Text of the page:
Finaly Children Placed in Jewish Home After Return to Paris

Robert and Geraid Finly, the two Jewish orphans whose baptism into the Catholic Church and abduction by their temporary Catholic guardian became a world-wide issue, were brought last night to a secluded estate in St. Leonard, near Paris, after reaching the French capital yesterday from Spain where they had been hidden for about five months. The estate belongs to Andre Weil, a Jewish lay leader, who was active in the legal fight for the return of the adopted boys.

The return of the two Jewish children from Spain followed a decision of the French Court of Appeals last week confirming the appointment of their aunt, Mrs. Hedwig Rosner of Israel, as their legal guardian. Mrs. Rosner is expected to arrive in Paris within a few days by air from Israel to join the boys at Mr. Weil’s estate. She has promised to give the orphans a French education and to leave them free later to choose their religion.

(From Tel Aviv it was reported today that Mrs. Rosner, who resides in Gedera, was visited by a director of the El-Al Israel Airlines, who presented her with free flight tickets for herself and the two Finly boys who may be brought by her to Israel. Mrs. Rosner was greatly moved by the fact that the children finally reached France. She indicated that she will fly to Paris within a few days.)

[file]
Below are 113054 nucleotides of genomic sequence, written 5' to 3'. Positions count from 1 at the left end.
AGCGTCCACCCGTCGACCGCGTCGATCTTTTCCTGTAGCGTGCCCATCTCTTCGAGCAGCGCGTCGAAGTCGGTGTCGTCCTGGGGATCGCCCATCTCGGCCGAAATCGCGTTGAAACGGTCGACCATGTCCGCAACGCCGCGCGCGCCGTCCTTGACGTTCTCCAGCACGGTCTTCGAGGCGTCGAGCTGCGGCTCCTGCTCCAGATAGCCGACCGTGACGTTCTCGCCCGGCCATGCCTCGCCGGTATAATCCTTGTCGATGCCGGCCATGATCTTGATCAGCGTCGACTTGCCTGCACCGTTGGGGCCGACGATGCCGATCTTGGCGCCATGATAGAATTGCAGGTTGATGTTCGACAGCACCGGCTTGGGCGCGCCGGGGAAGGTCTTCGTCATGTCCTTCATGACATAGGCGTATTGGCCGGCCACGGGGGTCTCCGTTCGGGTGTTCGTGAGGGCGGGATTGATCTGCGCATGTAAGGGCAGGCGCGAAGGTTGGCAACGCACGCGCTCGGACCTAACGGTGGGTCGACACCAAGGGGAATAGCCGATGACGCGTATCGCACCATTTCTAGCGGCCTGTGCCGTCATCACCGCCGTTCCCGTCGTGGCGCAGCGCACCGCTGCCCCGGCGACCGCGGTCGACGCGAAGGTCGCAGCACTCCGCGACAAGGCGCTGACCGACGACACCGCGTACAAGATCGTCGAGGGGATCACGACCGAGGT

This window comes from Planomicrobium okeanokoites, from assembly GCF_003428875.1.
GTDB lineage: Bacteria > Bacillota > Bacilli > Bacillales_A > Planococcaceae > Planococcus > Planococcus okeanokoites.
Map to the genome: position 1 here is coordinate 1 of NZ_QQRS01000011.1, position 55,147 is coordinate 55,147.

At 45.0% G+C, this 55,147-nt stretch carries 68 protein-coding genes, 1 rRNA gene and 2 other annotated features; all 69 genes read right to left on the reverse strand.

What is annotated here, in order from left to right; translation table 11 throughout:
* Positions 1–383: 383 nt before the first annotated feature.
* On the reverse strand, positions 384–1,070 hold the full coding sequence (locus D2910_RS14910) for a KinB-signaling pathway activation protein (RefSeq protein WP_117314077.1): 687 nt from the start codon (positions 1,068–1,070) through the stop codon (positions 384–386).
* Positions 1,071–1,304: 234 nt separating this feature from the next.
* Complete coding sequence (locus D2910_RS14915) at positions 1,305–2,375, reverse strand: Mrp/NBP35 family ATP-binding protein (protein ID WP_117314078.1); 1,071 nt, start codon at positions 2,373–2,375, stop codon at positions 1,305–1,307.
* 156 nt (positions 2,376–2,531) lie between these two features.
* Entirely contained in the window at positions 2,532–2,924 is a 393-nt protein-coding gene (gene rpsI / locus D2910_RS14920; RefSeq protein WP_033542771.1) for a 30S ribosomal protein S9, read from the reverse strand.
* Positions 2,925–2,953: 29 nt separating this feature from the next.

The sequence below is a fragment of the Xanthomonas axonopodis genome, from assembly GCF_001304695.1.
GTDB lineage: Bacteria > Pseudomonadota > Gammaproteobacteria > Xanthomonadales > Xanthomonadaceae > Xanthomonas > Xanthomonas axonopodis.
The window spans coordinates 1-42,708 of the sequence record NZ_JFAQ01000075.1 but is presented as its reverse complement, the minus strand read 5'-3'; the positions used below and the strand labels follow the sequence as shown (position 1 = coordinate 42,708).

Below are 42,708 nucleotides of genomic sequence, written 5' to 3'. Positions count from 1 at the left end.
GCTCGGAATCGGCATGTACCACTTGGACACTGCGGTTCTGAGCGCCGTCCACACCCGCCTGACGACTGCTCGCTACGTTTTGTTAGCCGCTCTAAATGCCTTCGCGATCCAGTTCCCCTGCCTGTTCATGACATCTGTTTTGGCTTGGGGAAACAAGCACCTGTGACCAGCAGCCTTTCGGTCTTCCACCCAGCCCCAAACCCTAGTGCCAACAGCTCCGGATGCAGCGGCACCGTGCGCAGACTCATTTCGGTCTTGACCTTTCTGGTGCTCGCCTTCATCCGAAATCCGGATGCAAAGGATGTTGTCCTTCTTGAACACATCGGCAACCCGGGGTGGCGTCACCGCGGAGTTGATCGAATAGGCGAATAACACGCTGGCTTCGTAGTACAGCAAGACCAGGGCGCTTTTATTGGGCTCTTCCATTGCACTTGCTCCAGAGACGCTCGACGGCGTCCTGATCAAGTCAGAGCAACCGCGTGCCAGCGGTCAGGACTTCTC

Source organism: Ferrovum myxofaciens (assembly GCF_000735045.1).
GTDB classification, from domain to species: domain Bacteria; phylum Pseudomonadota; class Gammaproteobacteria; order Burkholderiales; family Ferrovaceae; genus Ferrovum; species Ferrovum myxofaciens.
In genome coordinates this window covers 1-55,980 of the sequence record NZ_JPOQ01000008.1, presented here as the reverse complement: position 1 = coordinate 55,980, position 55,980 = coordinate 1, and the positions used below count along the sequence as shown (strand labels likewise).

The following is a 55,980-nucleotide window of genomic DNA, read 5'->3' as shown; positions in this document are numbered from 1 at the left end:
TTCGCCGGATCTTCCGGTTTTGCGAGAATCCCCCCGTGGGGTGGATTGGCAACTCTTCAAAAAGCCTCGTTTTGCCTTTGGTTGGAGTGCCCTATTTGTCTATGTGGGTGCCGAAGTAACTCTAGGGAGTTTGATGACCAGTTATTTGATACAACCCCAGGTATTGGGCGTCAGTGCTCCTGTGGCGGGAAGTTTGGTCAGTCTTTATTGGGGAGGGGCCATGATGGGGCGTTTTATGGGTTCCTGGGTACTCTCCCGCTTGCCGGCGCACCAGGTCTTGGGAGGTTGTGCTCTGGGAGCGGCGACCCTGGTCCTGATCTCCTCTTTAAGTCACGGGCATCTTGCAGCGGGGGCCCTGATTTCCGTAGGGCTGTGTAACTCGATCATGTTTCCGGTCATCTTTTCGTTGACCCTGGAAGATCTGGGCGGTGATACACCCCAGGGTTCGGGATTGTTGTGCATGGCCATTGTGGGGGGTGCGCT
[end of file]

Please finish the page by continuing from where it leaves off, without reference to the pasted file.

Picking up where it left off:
The two Finly boys were brought back to France as a result of direct action by Cardinal Gerlier, Primate of France. They had been kept in Guetaria, Spanish Basque country near the French border, where they had been hidden by Basque Catholics since early February.

Father Chaillet, representative of Cardinal Gerlier, said today that the return of the children was in conformity with the promises made by the Catholic authorities. He said that close cooperation by Basque priests had been important in tracing the location of the children in Spain and their refuge with a Basque family. He charged that despite assurances they had given, it was almost certain that the Spanish authorities had done nothing to help recover the children.

The children were orphaned during World War II when their parents fell victim to the Nazi anti-Jewish extermination campaign. Previously, the parents had left the two boys for safekeeping in a Catholic home. Their temporary guardian later had them baptized and refused to return them to the family.

The case attracted considerable attention here and abroad and numerous appeals ware made to the Vatican and the Catholic hierarchy for their intercession. An agreement reached between the hierarchy and the Grand Rabbinate of France on March 6 provided that the children would be brought back to France and returned to Jewish custody. The delay on the part of the Church authorities in implementing this agreement had provoked sharp criticism.

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